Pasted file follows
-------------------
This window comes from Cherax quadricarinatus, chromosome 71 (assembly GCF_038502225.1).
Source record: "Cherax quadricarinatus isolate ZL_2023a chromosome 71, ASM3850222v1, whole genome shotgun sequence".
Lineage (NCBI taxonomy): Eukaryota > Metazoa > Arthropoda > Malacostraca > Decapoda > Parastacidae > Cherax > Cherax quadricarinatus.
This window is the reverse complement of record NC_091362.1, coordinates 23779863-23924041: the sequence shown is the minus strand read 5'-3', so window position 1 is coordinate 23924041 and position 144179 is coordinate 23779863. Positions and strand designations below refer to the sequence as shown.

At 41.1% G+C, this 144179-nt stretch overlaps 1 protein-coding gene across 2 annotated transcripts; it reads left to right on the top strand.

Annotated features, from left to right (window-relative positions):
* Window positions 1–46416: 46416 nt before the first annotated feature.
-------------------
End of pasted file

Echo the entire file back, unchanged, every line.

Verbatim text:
This window comes from Cherax quadricarinatus, chromosome 71 (assembly GCF_038502225.1).
Source record: "Cherax quadricarinatus isolate ZL_2023a chromosome 71, ASM3850222v1, whole genome shotgun sequence".
Lineage (NCBI taxonomy): Eukaryota > Metazoa > Arthropoda > Malacostraca > Decapoda > Parastacidae > Cherax > Cherax quadricarinatus.
This window is the reverse complement of record NC_091362.1, coordinates 23779863-23924041: the sequence shown is the minus strand read 5'-3', so window position 1 is coordinate 23924041 and position 144179 is coordinate 23779863. Positions and strand designations below refer to the sequence as shown.

At 41.1% G+C, this 144179-nt stretch overlaps 1 protein-coding gene across 2 annotated transcripts; it reads left to right on the top strand.

Annotated features, from left to right (window-relative positions):
* Window positions 1–46416: 46416 nt before the first annotated feature.